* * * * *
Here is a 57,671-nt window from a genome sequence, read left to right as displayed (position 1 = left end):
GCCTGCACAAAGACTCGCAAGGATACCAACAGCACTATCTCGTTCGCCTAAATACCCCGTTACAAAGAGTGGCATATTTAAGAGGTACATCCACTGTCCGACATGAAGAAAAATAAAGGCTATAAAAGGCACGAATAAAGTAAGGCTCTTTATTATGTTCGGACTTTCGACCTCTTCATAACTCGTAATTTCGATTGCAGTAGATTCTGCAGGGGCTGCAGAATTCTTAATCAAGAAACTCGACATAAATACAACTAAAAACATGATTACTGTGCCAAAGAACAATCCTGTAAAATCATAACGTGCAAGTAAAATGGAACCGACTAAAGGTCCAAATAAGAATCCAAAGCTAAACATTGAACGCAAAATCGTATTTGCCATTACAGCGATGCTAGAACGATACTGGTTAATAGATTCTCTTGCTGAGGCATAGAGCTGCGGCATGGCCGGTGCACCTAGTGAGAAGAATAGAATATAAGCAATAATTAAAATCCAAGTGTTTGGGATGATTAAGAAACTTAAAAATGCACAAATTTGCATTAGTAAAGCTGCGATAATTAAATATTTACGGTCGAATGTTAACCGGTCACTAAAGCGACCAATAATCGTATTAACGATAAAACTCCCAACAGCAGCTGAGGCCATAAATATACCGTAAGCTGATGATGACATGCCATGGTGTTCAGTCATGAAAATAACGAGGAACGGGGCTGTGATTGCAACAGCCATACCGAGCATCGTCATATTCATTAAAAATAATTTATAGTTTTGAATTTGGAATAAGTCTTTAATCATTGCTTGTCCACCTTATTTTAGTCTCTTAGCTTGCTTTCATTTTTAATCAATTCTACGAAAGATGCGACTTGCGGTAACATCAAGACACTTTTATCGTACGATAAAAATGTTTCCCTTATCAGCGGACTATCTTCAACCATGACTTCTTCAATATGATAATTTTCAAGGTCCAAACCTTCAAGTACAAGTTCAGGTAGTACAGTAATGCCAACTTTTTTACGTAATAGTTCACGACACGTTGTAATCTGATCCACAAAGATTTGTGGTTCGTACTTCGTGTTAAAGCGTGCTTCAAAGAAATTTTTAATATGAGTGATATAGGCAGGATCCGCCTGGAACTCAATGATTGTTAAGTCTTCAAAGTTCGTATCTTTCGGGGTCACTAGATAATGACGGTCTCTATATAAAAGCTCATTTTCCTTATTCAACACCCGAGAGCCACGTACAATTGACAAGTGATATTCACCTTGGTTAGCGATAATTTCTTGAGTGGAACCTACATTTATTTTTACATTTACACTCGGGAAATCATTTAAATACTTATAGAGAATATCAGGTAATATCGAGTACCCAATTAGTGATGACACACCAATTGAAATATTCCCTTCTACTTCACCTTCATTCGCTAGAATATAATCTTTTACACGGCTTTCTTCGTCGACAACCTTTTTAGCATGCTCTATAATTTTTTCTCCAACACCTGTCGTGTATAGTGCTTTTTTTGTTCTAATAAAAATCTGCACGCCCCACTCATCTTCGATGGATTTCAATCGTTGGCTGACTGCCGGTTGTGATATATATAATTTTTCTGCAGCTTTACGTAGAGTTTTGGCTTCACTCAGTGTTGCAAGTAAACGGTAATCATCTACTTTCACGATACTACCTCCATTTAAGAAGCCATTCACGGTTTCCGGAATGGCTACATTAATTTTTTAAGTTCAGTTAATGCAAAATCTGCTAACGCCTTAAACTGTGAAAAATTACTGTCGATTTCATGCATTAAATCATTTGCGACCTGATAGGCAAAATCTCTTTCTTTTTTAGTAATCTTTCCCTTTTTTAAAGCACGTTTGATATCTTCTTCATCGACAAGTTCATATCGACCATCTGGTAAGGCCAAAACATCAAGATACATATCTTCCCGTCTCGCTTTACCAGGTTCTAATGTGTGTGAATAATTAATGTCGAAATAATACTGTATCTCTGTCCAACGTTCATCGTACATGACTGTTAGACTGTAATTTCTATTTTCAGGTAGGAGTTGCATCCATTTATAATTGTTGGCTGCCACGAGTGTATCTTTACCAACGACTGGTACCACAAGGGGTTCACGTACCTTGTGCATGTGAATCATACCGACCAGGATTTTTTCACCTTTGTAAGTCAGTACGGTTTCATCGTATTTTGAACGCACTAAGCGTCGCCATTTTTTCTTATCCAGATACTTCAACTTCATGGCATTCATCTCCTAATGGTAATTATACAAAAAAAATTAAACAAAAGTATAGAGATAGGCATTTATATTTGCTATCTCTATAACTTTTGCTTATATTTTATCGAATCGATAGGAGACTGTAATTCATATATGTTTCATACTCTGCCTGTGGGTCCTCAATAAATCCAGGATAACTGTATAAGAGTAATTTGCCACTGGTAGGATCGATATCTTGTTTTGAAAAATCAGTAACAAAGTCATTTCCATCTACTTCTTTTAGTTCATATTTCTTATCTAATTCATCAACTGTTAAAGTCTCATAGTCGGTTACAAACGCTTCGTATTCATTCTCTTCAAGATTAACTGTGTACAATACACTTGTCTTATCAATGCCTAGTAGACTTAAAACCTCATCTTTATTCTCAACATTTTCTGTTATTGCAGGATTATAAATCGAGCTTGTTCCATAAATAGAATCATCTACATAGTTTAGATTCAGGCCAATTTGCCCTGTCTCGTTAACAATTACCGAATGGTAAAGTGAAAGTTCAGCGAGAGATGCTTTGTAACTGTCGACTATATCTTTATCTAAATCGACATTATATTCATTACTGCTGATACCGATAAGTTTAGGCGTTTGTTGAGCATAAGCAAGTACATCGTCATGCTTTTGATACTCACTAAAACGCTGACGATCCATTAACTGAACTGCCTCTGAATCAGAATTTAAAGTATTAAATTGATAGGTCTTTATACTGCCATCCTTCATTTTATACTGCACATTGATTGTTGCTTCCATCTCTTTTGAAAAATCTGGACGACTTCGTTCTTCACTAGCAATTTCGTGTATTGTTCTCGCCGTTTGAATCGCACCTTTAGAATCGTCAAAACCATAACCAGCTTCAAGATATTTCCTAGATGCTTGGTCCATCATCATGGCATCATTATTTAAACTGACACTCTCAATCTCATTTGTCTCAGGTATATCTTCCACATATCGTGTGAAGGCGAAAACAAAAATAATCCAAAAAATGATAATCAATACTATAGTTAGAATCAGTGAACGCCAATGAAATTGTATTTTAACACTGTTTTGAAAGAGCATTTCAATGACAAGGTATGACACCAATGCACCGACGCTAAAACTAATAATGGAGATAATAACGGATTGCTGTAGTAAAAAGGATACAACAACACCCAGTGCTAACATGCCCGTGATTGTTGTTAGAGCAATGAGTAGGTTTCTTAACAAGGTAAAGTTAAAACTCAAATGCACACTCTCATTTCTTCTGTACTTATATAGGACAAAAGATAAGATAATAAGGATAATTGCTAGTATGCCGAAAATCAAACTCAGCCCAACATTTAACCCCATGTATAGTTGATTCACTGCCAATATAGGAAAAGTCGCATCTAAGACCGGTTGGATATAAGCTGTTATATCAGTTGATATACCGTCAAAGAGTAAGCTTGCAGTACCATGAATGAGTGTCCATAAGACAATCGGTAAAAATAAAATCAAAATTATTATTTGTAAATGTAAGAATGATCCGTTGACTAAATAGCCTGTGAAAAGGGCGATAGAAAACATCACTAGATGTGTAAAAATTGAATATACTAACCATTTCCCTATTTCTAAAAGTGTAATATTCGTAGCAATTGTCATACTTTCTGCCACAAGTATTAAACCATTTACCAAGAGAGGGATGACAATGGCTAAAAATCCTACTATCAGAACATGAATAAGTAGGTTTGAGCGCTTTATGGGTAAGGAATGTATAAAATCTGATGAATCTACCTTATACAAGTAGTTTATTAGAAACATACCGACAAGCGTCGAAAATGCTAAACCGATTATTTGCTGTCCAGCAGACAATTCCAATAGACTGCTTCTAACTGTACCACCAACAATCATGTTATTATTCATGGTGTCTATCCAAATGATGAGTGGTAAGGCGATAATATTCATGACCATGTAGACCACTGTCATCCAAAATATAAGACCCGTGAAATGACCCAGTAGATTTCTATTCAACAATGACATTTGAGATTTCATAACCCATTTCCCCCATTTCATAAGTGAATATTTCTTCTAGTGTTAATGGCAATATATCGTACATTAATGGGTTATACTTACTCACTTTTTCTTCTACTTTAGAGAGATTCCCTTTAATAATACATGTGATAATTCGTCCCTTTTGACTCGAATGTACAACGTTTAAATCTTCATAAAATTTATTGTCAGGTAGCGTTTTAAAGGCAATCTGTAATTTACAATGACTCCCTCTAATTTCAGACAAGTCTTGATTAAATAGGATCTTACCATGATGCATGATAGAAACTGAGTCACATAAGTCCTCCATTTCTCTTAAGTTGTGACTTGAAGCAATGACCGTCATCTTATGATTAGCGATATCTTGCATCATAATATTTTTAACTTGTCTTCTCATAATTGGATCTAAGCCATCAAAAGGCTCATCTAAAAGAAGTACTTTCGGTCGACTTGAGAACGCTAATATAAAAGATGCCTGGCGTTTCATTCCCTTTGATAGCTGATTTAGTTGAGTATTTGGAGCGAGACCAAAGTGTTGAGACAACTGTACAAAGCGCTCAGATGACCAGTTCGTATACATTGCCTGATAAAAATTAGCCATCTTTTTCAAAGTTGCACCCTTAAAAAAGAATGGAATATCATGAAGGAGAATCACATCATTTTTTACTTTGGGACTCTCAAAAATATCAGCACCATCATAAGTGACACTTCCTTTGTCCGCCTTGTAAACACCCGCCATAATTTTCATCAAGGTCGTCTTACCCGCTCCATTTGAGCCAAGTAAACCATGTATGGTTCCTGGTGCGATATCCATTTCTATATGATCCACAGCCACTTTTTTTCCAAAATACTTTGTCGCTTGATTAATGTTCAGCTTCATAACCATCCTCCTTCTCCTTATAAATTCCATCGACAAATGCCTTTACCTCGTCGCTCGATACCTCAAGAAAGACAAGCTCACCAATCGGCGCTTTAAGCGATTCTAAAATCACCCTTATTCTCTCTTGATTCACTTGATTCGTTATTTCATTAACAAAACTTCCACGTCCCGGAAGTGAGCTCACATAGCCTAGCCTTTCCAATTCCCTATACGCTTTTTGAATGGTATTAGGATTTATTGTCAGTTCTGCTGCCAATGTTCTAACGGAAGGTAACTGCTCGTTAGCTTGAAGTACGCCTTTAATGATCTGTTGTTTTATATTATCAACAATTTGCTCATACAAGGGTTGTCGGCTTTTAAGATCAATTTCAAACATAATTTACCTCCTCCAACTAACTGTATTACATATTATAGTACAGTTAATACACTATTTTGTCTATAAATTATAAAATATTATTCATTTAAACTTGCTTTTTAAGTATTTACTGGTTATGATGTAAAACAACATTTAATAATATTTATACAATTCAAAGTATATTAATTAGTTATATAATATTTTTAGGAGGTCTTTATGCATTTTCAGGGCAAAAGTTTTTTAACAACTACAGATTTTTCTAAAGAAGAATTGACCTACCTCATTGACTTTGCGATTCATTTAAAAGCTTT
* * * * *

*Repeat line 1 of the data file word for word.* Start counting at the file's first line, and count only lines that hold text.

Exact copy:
Here is a 57,671-nt window from a genome sequence, read left to right as displayed (position 1 = left end):